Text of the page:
Study indicates that Americans respond to COVID-19 differently based on their socioeconomic and demographic status
Social distancing and mask wearing is extremely common in the United States. But younger people, white people, men, and those with lower incomes are less likely than their counterparts to engage in measures that mitigate the spread of the novel coronavirus known as severe acute respiratory syndrome coronavirus 2 (SARS-CoV-2), according to new research published in the International Journal of Environmental Research and Public Health.
“In a situation like the current pandemic, where you have no vaccine and the virus is spreading quickly, the health behaviors of the public become your greatest asset in both controlling the spread of COVID-19 and protecting the public’s health,” said study author Fares Qeadan, an assistant professor of biostatistics at the University of Utah.
“The starting point for using this asset effectively is in knowing who is undertaking what protective health behaviors and how those behaviors intersect with perceptions of COVID-19 as a threat or not a threat.”
For their study, the researchers examined data from 25,269 American adults who participated in the COVID Impact Survey, a weekly survey conducted by the National Opinion Research Center at the University of Chicago. The data was collected in April, May, and June of 2020.
“Our study found that the median number of protective measures taken by Americans is 9 (+-2) out of a list of 19 measures,” Qeadan told PsyPost, indicating a moderate level of compliance with measures to prevent the spread of the virus.
Nearly 95% of participants reported washing or sanitizing their hands, 90.11% reported staying six feet away from others, and 86.18% reported wearing a mask or face covering. About 40% of the participants reported working from home.
The researchers also found that demographic and socioeconomic variables were associated with differing rates of protective COVID-19 measures. “Specifically, the study reveals that individuals with higher incomes, insurance, higher education levels, large household size, age 60+, females, minorities, those who have asthma, have hypertension, are overweight or obese, and those who suffer from mental health issues during the pandemic were significantly more likely to report taking precautionary protective measures relative to their counterparts,” Qeadan told PsyPost.
“Further, this study shows that individuals with a known relationship to COVID-19 (positive for COVID-19, knowing an individual with COVID-19, or knowing someone who had died from COVID-19) are strongly engaged with the protective health measures of washing hands, avoiding public places, and canceling social engagements.”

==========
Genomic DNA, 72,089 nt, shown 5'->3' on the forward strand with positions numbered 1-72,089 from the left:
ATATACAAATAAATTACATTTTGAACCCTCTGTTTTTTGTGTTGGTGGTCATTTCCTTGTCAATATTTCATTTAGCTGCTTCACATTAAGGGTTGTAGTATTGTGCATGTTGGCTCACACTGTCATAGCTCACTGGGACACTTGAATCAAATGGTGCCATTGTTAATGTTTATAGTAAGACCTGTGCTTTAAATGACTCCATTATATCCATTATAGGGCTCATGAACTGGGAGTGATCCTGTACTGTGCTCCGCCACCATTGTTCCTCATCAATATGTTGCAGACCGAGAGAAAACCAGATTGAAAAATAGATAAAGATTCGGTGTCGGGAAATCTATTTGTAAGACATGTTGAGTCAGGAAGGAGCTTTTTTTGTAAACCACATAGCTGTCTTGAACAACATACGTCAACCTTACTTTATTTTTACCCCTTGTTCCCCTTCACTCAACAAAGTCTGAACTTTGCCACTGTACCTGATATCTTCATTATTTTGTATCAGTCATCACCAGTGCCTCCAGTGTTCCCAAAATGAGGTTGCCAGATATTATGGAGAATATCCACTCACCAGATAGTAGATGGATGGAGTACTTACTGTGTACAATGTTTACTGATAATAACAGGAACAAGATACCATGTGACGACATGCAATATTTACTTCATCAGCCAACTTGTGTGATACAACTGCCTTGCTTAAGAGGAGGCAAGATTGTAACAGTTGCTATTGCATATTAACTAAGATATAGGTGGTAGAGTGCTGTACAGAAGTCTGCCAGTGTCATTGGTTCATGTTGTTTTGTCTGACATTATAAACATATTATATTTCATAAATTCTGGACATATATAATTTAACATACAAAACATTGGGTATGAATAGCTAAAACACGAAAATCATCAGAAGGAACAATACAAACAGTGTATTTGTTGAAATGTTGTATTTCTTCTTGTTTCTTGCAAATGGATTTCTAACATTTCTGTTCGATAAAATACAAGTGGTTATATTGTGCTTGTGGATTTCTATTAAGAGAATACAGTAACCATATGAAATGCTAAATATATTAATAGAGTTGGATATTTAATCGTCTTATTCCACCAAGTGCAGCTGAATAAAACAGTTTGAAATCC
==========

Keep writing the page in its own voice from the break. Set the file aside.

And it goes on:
“However, those with a COVID-19 diagnosis had stronger emphasis on self-isolation (cancelling social events, avoiding large crowds, staying home, and stockpiling food and water), whereas those living with someone with COVID-19 or having a close friend or family member dying from COVID-19 had stronger emphasis on personal protective health measures (washing/sanitizing hands, wearing a face mask, and six-feet distancing),” Qeadan explained.
“The takeaway message is to increase the number of protective measures one takes to fight this pandemic. I hope that people are seeking out evidence-based information during this pandemic and taking it seriously. Anyone who reads about our research can probably see themselves and people they know in the health behaviors we studied.”
“Our article, as well as others, provides readers an opportunity to reflect on if they are being safe enough and who they know that might need some encouragement in being a little safer. Hopefully, we have helped illuminate the relationships between health behaviors, some sociodemographic factors, and people’s lived experience with the virus,” Qeadan said.
Like all research, the study includes some limitations.
“Follow-up studies would be helpful in understanding how behaviors and perceptions are changing over time; as numbers fall and rise are behaviors and perceptions changing accordingly or do people get fatigued over time and start to be less adherent to these protective measures?” Qeadan said.
“There is still work to do, but our data can be useful in targeting certain people who aren’t taking the virus as seriously as they should and it provides insight into how public information might be better targeted in future pandemics. It would be essential to conduct larger population-based studies that include areas where individuals are not able to access the internet.”
The study, “What Protective Health Measures Are Americans Taking in Response to COVID-19? Results from the COVID Impact Survey“, was authored by Fares Qeadan, Nana Akofua Mensah, Benjamin Tingey, Rona Bern, Tracy Rees, Sharon Talboys, Tejinder Pal Singh, Steven Lacey, and Kimberley Shoaf.
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